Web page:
EIA Settles the Matter

Quico says: The US Department of Energy’s well regarded Energy Information Administration has just put out its latest Country Analysis Brief on Venezuela. After acknowledging methodological and opacity concerns (even they can’t figure out what “other liquids” means!) the EIA estimates that, in 2007, Venezuela was producing about 2.7 million barrels of oil and associated products per day (2.4 million b/d of crude oil, 300,000 b/d of condensates and natural gas liquids).

EIA estimates domestic consumption reached 740,000 b/d. That would leave 1.95 million b/d left over for export, but that’s not the total that actually gets paid for: Petrocaribe and Cuba (which have two separate agreements) get 170,000 b/d, and China has preferential terms as well, alongside the ad hoc deals Chávez has cut with the likes of Joe Kennedy and some hard-up African countries.

Overall, then, we’ll be getting actual, up-front cash on maybe 1.71 million b/d worth of exports: higher than my 1.35 million b/d estimate of a couple of weeks ago, but almost a million barrels below the chavista Official Line.

Here’s a little summary of what’s been happening these last two years, following EIA’s numbers:

(OK, the “other petrodiplomacy” is my own number – and yes, it’s pretty much made up.)

On these numbers, Central Bank exaggerated Venezuela’s oil exports to the tune of almost $40 billion last year. And the year-on-year fall in oil revenues would top $33 billion if oil prices stay where they are today.

EIA’s numbers would yield this Export Revenue table for 2009:

Click to Enlarge

Which means Chávez needs oil prices to more than double (from $35 to $85) just to hit his budget targets. And that may actually be optimistic: it assumes that PDVSA has managed to stem the decline in production since 2007. But there’s a lot of circumstantial evidence to the contrary.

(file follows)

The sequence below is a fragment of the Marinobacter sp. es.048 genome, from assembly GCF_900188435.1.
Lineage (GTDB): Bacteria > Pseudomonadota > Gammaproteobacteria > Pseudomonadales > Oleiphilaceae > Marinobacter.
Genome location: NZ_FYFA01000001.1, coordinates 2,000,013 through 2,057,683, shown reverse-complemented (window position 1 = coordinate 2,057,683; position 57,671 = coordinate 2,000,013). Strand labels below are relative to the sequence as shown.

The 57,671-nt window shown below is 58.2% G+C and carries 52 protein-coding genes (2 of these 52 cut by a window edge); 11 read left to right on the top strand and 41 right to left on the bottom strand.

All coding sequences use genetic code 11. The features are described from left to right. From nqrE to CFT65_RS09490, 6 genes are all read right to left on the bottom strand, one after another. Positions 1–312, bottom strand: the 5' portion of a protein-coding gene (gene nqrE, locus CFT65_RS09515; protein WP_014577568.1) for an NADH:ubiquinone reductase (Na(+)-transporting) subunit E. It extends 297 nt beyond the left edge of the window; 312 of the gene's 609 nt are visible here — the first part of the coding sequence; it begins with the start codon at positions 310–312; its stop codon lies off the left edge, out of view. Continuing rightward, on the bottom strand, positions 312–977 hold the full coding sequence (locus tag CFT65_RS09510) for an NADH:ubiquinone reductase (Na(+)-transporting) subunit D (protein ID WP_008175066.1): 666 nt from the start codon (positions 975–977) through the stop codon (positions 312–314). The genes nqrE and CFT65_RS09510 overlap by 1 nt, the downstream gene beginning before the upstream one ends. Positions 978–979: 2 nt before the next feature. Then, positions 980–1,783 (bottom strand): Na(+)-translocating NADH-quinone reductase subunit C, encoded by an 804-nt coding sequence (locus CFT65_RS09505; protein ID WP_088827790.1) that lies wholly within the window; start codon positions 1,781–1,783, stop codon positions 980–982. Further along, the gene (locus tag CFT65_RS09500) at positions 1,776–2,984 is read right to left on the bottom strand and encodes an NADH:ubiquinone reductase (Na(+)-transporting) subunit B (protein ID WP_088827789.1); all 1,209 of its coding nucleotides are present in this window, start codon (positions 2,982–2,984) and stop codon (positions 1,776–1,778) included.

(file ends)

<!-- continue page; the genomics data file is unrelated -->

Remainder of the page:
My inbox has been registering a greater than usual volume of emails from despondent oil industry folk saying PDVSA is way, way behind on its payments to contractors. The trend hit the newswires yesterday when PDVSA physically took over Ensco’s only drilling rig in the country. Apparently, Ensco got tired of asking nicely for PDVSA to pay its bills, shut down the rig pending payment and, well…the rest is a wire story, as they say.

Stories like that are a dime a dozen in the oil industry these days, as PDVSA devotes scarce resources to intervening in the parallel exchange market instead of paying its contractors. Dow Jones reports that PDVSA has not paid its contractors since August and is trying to “renegotiate” its debts to them, angling for a retroactive 40% discount on their accounts payable…classy!

And here’s a final thought: just a few months ago Mark Weisbrot wisely opined that “there does not appear to be any basis for the claim that Venezuela’s oil exports are overstated by PDVSA” citing as evidence a single EIA table showing OECD oil (and oil product) imports originating in (but not necessarily produced by – think re-exports) Venezuela. Given that these updated figures, from the very same source, flatly contradict his assertion that Venezuela is exporting at least 2.62 million b/d, should we expect a note correcting the earlier mistake? Isn’t that what you’d expect from a researcher who is independent and not affiliated to any government?

My breath is not held.